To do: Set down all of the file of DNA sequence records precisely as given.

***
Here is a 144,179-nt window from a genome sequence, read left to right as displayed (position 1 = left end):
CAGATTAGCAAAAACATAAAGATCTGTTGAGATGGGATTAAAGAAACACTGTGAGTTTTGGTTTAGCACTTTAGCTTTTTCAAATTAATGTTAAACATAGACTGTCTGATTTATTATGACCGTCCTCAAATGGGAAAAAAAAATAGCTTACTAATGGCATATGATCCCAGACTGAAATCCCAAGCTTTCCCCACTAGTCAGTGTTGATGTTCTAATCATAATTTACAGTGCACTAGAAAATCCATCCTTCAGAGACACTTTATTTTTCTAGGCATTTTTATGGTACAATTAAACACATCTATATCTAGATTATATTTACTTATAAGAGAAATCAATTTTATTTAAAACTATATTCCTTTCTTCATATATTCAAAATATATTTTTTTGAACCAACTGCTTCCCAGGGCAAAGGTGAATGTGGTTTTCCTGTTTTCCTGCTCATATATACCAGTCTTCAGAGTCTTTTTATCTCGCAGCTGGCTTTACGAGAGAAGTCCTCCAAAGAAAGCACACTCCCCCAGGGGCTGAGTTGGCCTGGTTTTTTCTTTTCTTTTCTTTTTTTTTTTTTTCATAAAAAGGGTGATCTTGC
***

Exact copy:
Here is a 144,179-nt window from a genome sequence, read left to right as displayed (position 1 = left end):
CAGATTAGCAAAAACATAAAGATCTGTTGAGATGGGATTAAAGAAACACTGTGAGTTTTGGTTTAGCACTTTAGCTTTTTCAAATTAATGTTAAACATAGACTGTCTGATTTATTATGACCGTCCTCAAATGGGAAAAAAAAATAGCTTACTAATGGCATATGATCCCAGACTGAAATCCCAAGCTTTCCCCACTAGTCAGTGTTGATGTTCTAATCATAATTTACAGTGCACTAGAAAATCCATCCTTCAGAGACACTTTATTTTTCTAGGCATTTTTATGGTACAATTAAACACATCTATATCTAGATTATATTTACTTATAAGAGAAATCAATTTTATTTAAAACTATATTCCTTTCTTCATATATTCAAAATATATTTTTTTGAACCAACTGCTTCCCAGGGCAAAGGTGAATGTGGTTTTCCTGTTTTCCTGCTCATATATACCAGTCTTCAGAGTCTTTTTATCTCGCAGCTGGCTTTACGAGAGAAGTCCTCCAAAGAAAGCACACTCCCCCAGGGGCTGAGTTGGCCTGGTTTTTTCTTTTCTTTTCTTTTTTTTTTTTTTCATAAAAAGGGTGATCTTGC